Lookup NU author(s): Dr Venetia Bigley,
Dr Urszula Cytlak-Chaudhuri,
Professor Matthew Collin
This work is licensed under a Creative Commons Attribution-NonCommercial-NoDerivatives 4.0 International License (CC BY-NC-ND).
The critical functions of dendritic cells (DCs) in immunity and tolerance have been demonstrated in many animal models but their non-redundant roles in humans are more difficult to probe. Human primary immunodeficiency (PID), resulting from single gene mutations, may result in DC deficiency or dysfunction. This relatively recent recognition illuminates the in vivo role of human DCs and the pathophysiology of the associated clinical syndromes. In this review, the development and function of DCs as established in murine models and human in vitro systems, discussed. This forms the basis of predicting the effects of DC deficiency in vivo and understanding the consequences of specific mutations on DC development and function. DC deficiency syndromes are associated with heterozygous GATA2 mutation, bi-allelic and heterozygous IRF8 mutation and heterozygous IKZF1 mutation. The intricate involvement of DCs in the balance between immunity and tolerance is leading to increased recognition of their involvement in a number of other immunodeficiencies and autoimmune conditions. Owing to the precise control of transcription factor gene expression by super-enhancer elements, phenotypic anomalies are relatively commonly caused by heterozygous mutations.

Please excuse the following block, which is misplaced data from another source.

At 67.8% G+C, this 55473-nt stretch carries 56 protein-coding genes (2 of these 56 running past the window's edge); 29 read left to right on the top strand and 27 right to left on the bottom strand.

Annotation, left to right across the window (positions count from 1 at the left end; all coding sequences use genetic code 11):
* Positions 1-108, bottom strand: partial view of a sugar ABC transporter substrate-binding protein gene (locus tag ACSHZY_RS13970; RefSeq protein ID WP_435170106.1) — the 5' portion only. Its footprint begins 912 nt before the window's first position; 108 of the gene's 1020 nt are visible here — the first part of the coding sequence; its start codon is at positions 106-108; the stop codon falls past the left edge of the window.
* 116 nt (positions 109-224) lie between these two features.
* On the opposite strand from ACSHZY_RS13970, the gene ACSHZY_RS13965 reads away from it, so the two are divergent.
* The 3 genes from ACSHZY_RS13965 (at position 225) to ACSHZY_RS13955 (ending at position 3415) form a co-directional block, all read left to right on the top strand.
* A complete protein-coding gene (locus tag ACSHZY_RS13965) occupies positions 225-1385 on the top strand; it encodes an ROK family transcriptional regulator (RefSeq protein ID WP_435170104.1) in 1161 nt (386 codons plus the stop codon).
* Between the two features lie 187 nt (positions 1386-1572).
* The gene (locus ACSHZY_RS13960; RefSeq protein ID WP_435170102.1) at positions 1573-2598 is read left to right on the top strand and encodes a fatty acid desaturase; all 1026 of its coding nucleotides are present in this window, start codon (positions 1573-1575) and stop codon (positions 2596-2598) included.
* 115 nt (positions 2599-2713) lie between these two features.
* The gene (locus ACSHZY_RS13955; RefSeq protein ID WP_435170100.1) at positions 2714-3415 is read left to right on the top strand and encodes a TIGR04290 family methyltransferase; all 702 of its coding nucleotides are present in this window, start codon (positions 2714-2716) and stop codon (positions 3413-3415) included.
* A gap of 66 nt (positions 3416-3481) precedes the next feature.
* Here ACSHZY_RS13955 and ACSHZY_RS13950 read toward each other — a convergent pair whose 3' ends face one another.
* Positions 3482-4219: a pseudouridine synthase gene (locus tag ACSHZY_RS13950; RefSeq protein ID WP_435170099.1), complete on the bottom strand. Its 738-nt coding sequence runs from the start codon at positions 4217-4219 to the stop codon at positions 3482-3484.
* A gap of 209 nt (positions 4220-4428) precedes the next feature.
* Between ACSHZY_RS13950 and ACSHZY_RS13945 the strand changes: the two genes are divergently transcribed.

Author(s): Bigley V, Cytlak U, Collin M
Publication type: Article
Publication status: Published
Journal: Seminars in Cell & Developmental Biology
Issue: ePub ahead of print
Online publication date: 23/02/2018
Acceptance date: 10/02/2018
Date deposited: 27/02/2018
ISSN (print): 1084-9521
ISSN (electronic): 1096-3634
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